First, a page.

Book Review: World War Two
by Norman Stone
Basic Books, 2013
Over 70 million dead, countries vanished, whole continents laid waste – it almost seems like an affront somehow, that anybody would write a 200-page history of World War II. Certainly readers are accustomed to great whomping tomes on the subject (this one, for instance, and this one, and this one) – books in which 200 pages would scarcely be enough room for the end-notes and bibliography.
Nevertheless, voluble and enormously entertaining historian Norman Stone has done just that: he’s written a 200-page history of WWII (his own end-notes and bibliography are combined into one segment at the back of the book called “Some Sources” – it’s six pages long), a kind of companion volume to the commercially successful 200-page history of the First World War he did in 2007. The Second World War‘s got a 27-page index, nine black-and-white photos, and three maps.
All of which raises two immediate and interconnected questions: First: is it possible to do justice to the subject of World War Two in 200 pages of basically undocumented prose? And second: if so, does this book do it?
The answer to the first question is almost certainly ‘no’ unless we stretch beyond recognition the concept of ‘doing justice’ to something. D-Day has a one-page appearance in that index; Hiroshima has two; Kursk has none. So the answer to the second question has to be ‘no’ as well, which raises a third question: what exactly is this book?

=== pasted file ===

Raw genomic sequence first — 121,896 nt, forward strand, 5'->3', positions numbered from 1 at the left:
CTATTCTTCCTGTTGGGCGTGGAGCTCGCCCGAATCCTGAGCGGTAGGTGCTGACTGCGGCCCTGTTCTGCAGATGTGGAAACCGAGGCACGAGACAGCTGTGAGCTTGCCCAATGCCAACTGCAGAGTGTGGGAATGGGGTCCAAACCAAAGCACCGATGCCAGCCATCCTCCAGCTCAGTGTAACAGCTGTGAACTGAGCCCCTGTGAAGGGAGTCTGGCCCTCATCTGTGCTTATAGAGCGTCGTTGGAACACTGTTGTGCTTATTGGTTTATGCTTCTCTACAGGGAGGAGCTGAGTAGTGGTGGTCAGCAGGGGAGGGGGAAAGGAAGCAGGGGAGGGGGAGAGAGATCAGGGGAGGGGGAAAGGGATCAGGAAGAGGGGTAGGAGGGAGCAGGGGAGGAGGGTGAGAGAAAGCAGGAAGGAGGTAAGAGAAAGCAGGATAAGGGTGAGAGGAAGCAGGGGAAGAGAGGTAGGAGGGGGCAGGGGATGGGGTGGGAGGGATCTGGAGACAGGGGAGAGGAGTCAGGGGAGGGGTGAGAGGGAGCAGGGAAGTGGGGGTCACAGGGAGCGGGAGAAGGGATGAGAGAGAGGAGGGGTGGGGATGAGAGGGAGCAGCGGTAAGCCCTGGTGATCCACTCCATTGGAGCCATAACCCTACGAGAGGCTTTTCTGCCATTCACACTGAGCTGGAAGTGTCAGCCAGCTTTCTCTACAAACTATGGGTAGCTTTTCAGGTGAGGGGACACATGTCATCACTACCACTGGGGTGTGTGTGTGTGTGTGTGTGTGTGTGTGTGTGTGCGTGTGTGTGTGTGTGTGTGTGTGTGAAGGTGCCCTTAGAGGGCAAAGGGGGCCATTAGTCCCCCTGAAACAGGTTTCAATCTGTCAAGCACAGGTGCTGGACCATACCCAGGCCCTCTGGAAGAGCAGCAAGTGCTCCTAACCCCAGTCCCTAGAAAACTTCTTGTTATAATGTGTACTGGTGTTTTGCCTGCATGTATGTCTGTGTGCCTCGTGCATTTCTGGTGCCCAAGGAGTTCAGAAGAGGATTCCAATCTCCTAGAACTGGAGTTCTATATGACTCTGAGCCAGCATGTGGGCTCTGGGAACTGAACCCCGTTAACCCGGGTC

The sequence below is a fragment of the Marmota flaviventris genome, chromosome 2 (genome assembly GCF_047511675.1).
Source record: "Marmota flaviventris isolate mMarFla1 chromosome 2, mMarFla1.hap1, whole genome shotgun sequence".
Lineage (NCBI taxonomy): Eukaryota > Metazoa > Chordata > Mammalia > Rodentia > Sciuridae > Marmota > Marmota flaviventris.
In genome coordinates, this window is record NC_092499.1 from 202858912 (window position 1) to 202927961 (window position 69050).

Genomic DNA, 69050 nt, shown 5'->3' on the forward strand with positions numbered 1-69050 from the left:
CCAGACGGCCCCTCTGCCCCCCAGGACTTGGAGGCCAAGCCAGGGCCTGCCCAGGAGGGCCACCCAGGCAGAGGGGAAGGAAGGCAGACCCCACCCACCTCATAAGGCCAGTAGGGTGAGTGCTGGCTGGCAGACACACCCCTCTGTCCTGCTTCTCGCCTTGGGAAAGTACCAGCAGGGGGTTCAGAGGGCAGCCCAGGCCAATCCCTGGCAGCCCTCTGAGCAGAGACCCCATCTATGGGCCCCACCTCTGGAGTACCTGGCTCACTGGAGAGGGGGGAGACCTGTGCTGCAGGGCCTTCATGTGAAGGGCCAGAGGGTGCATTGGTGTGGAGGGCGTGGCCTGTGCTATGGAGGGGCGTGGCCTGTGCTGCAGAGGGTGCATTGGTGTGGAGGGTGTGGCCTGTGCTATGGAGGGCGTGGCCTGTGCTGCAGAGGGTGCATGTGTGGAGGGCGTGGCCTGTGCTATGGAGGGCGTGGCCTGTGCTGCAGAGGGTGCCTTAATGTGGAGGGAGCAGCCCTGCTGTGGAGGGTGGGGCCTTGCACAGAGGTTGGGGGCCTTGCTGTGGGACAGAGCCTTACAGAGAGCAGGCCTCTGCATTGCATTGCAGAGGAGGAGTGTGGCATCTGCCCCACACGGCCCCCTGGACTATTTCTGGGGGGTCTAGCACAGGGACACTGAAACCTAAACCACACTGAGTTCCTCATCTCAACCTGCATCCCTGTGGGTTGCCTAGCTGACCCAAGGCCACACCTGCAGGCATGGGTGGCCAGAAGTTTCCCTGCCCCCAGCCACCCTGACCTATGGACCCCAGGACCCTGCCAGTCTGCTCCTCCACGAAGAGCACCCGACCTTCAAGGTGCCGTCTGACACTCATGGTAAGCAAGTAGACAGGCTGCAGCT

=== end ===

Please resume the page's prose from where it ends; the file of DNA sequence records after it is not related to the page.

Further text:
Tempting – salvaging – to say it’s less an actual history and more a series of ruminations on the war by a masterful and always interesting historian. A series of evening lectures, say, delivered in that author’s signature soft Scottish burr. Readers not incensed by the troublemaking subtitle “A Short Hisotry” are encouraged to think of the book this way, and to mentally supply the alternate subtitle “One Man’s Impressions.” This would go a ways toward exonerating the book’s many subjective flourishes (for instance, “Churchill was reactionary, and true reactionaries detested Adolf Hitler, the most revolutionary figure in German history”), and it would relieve the book of responsibility “A Short History” has to function as, well, history. The main business of history is context, and context is almost entirely missing from this book. Lacking that context, what WWII novice would find this helpful:
The strategic planning of Barbarossa was slapdash, and almost no one objected. Hitler was a provincial figure, and had shot far beyond his natural level; success like this turned his head. A Bismarck or a Churchill could control success of this order, a Hitler could not.
And possessing that context, what WWII expert would find it sound? And if not a quick, provocative aside like that, how much less a longer and far more seriously flawed pronouncement like this, on the British guarantee of aid to Poland in the event of a Nazi attack: